Words that were painted on the wall at Craig Hospital’s PEAK Center—“Redefine what’s possible”—were much more than words for Craig patient Michael Manhardt. In September 2018, Michael, 39, sustained a spinal cord injury from a falling tree, and once he started his rehabilitation at Craig, he took those PEAK Center words to heart. With surgery and time, he regained movement and strength in his arms and uses that movement to its full potential today.
“When it first happened, I went to a dark place. I thought I might never move again,” Michael says. “I never thought I would be paddling down a river. I never thought I’d be able to operate a manual wheelchair, let alone go up stairs or take myself out to breakfast a mile each way.”
Michael credits the team at Craig for never letting him settle. He remembers early on staring at his therapist in disbelief when he’d suggest an exercise or propose a far-reaching goal. From day one, people told him he would get stronger, that he would get better.
“The staff has seen it all. They’d say, ‘Okay, you have a C6 spinal cord injury. This is how it will work.’ That ability to empathize and understand so quickly—that’s the power of Craig. You build strong connections with staff and peers,” Michael says.
Michael’s drive matched that of his Craig therapists and caregivers. He was determined to challenge himself every day during rehab, often doing more than he was asked. He embraced every opportunity to improve, including outings with Craig’s Therapeutic Recreation program and Community Reintegration program. Like another set of words Michael saw on Craig’s walls, he practiced “unyielding determination.”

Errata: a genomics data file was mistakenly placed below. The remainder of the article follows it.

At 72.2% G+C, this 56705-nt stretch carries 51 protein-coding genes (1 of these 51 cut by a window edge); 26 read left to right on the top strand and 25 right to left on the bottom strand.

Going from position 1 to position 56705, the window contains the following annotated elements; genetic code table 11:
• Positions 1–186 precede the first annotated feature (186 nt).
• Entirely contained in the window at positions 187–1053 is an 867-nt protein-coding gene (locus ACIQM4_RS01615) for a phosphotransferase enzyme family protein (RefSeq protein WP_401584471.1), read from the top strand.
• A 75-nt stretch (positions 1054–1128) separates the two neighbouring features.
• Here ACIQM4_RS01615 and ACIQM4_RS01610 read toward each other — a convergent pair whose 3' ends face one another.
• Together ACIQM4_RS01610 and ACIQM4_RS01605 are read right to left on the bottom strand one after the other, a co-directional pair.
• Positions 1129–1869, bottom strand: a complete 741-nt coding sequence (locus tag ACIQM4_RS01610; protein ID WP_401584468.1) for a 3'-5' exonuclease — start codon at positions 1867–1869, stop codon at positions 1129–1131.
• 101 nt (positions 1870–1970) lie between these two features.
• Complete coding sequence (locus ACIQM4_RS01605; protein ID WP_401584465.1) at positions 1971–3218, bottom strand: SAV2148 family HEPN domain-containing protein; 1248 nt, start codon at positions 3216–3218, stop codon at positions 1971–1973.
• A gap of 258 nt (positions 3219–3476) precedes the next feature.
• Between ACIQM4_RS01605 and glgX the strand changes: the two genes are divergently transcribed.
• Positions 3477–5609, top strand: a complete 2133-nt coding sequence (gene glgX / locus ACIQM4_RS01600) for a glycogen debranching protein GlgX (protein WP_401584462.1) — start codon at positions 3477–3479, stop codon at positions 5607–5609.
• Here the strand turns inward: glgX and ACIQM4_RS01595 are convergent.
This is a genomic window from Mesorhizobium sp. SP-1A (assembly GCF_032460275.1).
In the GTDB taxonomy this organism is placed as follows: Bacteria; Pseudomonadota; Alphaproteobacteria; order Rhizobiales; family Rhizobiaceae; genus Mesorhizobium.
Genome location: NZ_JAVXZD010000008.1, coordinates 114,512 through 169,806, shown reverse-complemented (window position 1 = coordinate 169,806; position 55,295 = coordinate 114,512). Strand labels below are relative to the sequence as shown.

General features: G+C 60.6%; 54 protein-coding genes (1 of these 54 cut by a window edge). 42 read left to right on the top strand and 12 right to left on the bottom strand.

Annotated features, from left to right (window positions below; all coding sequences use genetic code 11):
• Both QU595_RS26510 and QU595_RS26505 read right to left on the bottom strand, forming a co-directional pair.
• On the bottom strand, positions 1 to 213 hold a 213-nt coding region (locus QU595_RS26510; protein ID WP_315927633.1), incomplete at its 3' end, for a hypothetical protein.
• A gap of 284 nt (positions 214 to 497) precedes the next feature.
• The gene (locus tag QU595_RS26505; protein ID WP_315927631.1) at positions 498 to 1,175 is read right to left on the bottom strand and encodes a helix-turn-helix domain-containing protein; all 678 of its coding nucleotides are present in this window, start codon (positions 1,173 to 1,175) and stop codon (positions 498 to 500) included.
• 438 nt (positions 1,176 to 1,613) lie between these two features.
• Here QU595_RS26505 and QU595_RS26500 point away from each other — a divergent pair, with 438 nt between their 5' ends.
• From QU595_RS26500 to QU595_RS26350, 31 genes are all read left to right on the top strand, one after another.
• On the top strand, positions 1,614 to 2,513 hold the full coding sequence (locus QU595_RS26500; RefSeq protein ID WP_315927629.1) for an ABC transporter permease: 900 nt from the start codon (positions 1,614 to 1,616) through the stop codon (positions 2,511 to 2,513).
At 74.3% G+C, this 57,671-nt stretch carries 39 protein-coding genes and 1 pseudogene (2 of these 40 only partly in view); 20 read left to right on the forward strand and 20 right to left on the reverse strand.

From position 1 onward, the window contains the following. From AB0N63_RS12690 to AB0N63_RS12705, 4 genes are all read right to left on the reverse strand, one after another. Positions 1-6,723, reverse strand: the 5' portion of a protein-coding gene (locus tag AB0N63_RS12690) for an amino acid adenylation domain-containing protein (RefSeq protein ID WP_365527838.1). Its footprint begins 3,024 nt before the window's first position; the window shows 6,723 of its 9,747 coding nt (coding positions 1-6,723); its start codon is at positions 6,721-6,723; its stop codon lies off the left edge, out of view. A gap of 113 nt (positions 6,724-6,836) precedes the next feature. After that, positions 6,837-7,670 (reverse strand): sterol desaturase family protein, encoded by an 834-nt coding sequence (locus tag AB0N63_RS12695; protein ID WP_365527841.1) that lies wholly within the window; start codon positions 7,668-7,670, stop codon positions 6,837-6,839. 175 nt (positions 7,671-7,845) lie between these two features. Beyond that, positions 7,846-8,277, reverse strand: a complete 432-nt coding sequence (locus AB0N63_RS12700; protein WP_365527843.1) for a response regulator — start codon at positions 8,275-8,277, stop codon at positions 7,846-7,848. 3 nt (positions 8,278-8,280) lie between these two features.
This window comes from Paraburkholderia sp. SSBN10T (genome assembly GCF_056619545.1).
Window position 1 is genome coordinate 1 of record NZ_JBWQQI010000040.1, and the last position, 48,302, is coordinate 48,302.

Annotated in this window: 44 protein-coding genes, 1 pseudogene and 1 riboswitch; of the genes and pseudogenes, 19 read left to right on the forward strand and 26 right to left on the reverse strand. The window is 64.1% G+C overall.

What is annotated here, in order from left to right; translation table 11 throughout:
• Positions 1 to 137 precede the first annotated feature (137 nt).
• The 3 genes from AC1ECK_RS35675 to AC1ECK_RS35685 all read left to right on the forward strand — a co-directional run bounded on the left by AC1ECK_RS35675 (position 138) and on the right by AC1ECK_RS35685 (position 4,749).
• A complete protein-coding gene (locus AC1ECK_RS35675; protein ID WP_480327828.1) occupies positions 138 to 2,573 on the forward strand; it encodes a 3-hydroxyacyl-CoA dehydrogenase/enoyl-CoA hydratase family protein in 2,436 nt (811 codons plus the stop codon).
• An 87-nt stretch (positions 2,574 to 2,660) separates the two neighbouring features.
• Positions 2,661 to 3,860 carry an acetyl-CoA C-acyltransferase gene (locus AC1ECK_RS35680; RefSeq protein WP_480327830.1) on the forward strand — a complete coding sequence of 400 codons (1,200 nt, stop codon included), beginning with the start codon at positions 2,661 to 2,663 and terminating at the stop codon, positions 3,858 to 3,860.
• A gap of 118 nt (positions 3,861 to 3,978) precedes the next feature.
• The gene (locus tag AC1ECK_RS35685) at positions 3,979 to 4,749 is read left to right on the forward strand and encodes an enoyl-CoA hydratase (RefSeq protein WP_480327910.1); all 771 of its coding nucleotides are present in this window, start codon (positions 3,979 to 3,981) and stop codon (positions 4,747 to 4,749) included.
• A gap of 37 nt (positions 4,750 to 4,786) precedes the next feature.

Therapeutic Recreation got Michael back to doing things he loves, like boating, gardening, pottery, handcycling, shooting skeet, scuba diving and kayaking—skills that will come in handy next summer when Michael plans to celebrate his 40th birthday kayaking through the Boundary Waters with family and friends in Minnesota.
As a self-employed engineer, Michael can work remotely from his home in Missoula, Montana, with his beloved dog Bodhi at his side. Craig's Assistive Technology Lab helped Michael set up his home office.
“Craig prepared me well for my computer work. I left Craig with adaptive equipment including voice-to-text software, a track ball and a special joystick that will let me do 3D computer modeling,” he says.
Michael still carries Craig’s inspirations with him, but he also lives by his own powerful words these days.
“I’ve made a pact with myself to focus on what I’m able to do, rather than what I’m no longer able to do,” he says. “I’ve been able to achieve more than I thought possible.”